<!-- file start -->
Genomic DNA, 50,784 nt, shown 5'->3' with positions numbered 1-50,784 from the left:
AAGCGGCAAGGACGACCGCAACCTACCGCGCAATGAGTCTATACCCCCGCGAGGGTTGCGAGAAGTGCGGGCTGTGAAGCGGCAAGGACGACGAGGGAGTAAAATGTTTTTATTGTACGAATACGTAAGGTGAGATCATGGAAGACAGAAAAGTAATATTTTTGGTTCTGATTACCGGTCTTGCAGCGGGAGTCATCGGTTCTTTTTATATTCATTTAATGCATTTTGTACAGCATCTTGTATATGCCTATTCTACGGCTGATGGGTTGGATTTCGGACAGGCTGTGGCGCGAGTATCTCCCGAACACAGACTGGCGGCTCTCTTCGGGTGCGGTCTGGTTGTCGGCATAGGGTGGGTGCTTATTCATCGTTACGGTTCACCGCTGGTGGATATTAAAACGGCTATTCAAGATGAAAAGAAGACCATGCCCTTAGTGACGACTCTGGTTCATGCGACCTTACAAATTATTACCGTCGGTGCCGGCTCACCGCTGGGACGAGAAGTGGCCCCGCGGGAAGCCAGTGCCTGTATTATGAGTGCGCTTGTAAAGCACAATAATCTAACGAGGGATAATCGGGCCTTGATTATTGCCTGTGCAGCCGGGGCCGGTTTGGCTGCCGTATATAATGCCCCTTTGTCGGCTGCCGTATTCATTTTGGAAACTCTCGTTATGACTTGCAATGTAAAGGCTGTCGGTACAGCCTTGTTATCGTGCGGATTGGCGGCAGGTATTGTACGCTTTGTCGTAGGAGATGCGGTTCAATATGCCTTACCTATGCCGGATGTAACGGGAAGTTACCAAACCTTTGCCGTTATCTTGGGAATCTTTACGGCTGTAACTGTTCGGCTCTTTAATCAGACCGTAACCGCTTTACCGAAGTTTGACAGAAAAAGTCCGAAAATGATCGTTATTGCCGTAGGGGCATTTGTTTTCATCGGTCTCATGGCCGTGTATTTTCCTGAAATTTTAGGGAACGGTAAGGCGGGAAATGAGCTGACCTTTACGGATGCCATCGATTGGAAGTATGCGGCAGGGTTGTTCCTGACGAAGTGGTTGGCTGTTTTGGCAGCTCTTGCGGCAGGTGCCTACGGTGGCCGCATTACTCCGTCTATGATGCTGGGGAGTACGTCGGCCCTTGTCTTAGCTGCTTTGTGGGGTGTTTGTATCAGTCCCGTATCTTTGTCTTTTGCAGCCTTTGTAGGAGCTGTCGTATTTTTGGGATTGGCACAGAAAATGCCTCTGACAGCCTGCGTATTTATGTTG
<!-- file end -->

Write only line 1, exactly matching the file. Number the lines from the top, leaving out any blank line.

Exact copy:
Genomic DNA, 50,784 nt, shown 5'->3' with positions numbered 1-50,784 from the left: